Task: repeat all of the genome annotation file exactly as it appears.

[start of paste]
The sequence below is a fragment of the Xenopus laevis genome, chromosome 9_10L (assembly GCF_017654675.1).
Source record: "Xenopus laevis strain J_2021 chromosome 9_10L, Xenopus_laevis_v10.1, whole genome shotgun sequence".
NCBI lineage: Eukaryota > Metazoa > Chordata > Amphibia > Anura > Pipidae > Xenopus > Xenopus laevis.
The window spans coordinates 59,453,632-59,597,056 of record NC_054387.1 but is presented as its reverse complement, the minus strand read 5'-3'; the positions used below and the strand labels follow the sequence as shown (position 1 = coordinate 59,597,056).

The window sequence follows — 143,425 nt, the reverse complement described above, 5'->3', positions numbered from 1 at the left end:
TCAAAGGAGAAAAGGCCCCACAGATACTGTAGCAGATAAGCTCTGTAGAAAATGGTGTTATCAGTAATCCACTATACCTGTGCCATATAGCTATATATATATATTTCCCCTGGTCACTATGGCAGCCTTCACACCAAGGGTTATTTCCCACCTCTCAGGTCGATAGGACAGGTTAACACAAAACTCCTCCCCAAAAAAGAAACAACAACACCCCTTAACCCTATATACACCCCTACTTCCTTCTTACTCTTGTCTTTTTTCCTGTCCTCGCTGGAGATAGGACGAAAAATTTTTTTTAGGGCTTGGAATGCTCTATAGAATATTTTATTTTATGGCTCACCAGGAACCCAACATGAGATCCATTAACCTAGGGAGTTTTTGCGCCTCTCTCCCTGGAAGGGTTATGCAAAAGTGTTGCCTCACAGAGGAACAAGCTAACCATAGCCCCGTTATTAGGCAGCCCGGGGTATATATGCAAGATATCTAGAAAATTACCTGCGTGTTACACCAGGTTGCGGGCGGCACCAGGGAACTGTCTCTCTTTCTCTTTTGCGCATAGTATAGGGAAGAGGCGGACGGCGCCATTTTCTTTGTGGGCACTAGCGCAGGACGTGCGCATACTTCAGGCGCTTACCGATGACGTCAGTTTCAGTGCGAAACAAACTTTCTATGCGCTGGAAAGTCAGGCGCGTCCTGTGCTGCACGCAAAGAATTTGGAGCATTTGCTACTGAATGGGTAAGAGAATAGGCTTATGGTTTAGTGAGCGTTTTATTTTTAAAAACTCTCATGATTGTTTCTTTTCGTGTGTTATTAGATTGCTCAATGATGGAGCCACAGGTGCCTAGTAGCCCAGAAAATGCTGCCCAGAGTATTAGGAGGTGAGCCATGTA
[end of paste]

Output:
The sequence below is a fragment of the Xenopus laevis genome, chromosome 9_10L (assembly GCF_017654675.1).
Source record: "Xenopus laevis strain J_2021 chromosome 9_10L, Xenopus_laevis_v10.1, whole genome shotgun sequence".
NCBI lineage: Eukaryota > Metazoa > Chordata > Amphibia > Anura > Pipidae > Xenopus > Xenopus laevis.
The window spans coordinates 59,453,632-59,597,056 of record NC_054387.1 but is presented as its reverse complement, the minus strand read 5'-3'; the positions used below and the strand labels follow the sequence as shown (position 1 = coordinate 59,597,056).

The window sequence follows — 143,425 nt, the reverse complement described above, 5'->3', positions numbered from 1 at the left end:
TCAAAGGAGAAAAGGCCCCACAGATACTGTAGCAGATAAGCTCTGTAGAAAATGGTGTTATCAGTAATCCACTATACCTGTGCCATATAGCTATATATATATATTTCCCCTGGTCACTATGGCAGCCTTCACACCAAGGGTTATTTCCCACCTCTCAGGTCGATAGGACAGGTTAACACAAAACTCCTCCCCAAAAAAGAAACAACAACACCCCTTAACCCTATATACACCCCTACTTCCTTCTTACTCTTGTCTTTTTTCCTGTCCTCGCTGGAGATAGGACGAAAAATTTTTTTTAGGGCTTGGAATGCTCTATAGAATATTTTATTTTATGGCTCACCAGGAACCCAACATGAGATCCATTAACCTAGGGAGTTTTTGCGCCTCTCTCCCTGGAAGGGTTATGCAAAAGTGTTGCCTCACAGAGGAACAAGCTAACCATAGCCCCGTTATTAGGCAGCCCGGGGTATATATGCAAGATATCTAGAAAATTACCTGCGTGTTACACCAGGTTGCGGGCGGCACCAGGGAACTGTCTCTCTTTCTCTTTTGCGCATAGTATAGGGAAGAGGCGGACGGCGCCATTTTCTTTGTGGGCACTAGCGCAGGACGTGCGCATACTTCAGGCGCTTACCGATGACGTCAGTTTCAGTGCGAAACAAACTTTCTATGCGCTGGAAAGTCAGGCGCGTCCTGTGCTGCACGCAAAGAATTTGGAGCATTTGCTACTGAATGGGTAAGAGAATAGGCTTATGGTTTAGTGAGCGTTTTATTTTTAAAAACTCTCATGATTGTTTCTTTTCGTGTGTTATTAGATTGCTCAATGATGGAGCCACAGGTGCCTAGTAGCCCAGAAAATGCTGCCCAGAGTATTAGGAGGTGAGCCATGTA